Teaching Philosophy

_EVS2386I’ve had the privilege of teaching piano nearly all my life. To me, there is nothing more rewarding than hearing my students express themselves through a beautiful sound, a graceful turn of phrase, or an exhilarating passage at the keyboard.

I was fortunate to grow up in Northeastern Ohio, a down-to-earth part of the country that supported classical music. I am still grateful to the teachers I had there. At nine, I began studies with Margaret Baxtresser, who opened up the world of classical music to me and built my technique. A few years later I attended Summer Music Experience, a chamber music program in Hudson, Ohio, founded by William T. Appling, a great African-American choral director and pianist who embodied the joy of music. During my med school years, my piano teacher Tung Kwong-Kwong assured me that music was just as essential as medicine, law, or economics. As someone who saw most of her family decimated by Mao’s Cultural Revolution, she knew first-hand how the suppression of art can destroy an individual’s soul.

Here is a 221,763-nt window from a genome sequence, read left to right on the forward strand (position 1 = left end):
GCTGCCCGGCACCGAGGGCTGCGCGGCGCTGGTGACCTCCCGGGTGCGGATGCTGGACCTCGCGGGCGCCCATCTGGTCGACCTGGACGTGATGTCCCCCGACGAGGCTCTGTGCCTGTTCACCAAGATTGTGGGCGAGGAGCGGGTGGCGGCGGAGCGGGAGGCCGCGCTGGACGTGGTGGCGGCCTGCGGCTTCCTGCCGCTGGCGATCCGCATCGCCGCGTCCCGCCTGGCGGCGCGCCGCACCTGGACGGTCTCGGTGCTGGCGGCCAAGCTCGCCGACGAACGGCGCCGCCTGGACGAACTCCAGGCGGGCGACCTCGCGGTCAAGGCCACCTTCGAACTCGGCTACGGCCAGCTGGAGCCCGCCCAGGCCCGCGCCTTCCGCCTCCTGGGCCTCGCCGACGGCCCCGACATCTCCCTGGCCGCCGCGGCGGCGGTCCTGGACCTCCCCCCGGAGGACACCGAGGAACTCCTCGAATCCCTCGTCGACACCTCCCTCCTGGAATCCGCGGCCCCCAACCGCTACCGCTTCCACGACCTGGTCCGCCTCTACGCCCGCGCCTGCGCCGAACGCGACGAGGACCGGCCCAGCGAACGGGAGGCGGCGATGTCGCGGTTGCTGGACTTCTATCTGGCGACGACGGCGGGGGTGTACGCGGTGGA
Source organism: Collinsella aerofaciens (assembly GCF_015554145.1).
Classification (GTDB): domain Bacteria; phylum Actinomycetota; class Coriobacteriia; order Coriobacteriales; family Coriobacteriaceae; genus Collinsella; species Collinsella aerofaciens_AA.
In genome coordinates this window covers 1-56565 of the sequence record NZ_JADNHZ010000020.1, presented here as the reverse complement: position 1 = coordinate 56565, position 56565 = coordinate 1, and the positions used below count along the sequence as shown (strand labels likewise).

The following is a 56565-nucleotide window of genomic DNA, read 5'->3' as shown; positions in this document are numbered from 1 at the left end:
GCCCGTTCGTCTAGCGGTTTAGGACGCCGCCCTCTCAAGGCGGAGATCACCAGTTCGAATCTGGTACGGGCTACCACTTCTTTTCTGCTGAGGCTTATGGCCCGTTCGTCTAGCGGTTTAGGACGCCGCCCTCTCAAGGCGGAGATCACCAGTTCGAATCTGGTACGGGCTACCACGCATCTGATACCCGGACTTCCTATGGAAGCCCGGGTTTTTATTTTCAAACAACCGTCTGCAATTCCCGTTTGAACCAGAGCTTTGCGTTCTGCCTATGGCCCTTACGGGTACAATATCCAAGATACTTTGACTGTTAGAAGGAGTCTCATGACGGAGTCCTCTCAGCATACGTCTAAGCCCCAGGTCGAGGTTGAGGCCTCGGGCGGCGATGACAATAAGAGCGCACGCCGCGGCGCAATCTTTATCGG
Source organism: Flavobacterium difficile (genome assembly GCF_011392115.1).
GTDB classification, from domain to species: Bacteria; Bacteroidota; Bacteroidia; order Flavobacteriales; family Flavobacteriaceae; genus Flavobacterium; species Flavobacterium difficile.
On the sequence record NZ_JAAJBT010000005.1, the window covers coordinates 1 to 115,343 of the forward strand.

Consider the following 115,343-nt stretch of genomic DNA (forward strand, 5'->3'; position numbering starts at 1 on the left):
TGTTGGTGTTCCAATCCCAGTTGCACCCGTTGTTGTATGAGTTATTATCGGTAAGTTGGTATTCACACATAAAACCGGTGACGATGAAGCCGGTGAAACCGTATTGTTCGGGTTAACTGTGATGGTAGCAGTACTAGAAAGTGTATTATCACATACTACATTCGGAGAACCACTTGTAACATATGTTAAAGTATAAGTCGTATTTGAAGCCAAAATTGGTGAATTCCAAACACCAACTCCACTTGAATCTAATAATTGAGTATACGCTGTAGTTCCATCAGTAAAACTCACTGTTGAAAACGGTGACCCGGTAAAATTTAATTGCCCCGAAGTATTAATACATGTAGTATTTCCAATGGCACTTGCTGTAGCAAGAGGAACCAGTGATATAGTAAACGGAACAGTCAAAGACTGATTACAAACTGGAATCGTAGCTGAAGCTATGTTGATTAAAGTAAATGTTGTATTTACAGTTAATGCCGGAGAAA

After med school, it was sheer good luck that brought me to Columbus, Ohio at the same time as Earl Wild, who had begun his tenure as Artist-in-Residence at the Ohio State University. I did not really plan to earn another degree, but couldn’t pass up the opportunity to study with this most exacting, witty, and sublime of virtuosos, whose own teachers brought me in direct line with Ravel and Liszt. Many lessons and performances later, I wrote my doctoral thesis on his teaching.

Today, I feel blessed to pass on what I’ve learned to my own students. Through experience, I’ve come to believe in two things.

First, I believe in showing my students an intelligent way to practice technique, because with good technique comes freedom. As Martha Graham said, “Practice is a means of inviting the perfection desired. ” However, I don’t mean the repetition of mind-dulling technical exercises. Yes, you have to know your scales and arpeggios, but technique is not a separate entity from music-making; technique encompasses sound balance, articulation, touch, passagework, octave playing, pedaling. Technique means having the ease and the skill to interpret a piece of music the way you want, to make it say what you want it to say.

Next, I try to help my students find their own musical voice. Granted, certain principles of musical style (akin to proper pronunciation in a foreign language) lead to expressivity, and it’s important to have this knowledge in one’s musical arsenal. But in the end, each voice is unique. When my students delight me with their own way of phrasing, some unusual dynamic shading, or some idea or emotion I’ve never heard expressed quite that way before, I feel I’ve accomplished what I’ve set out to do.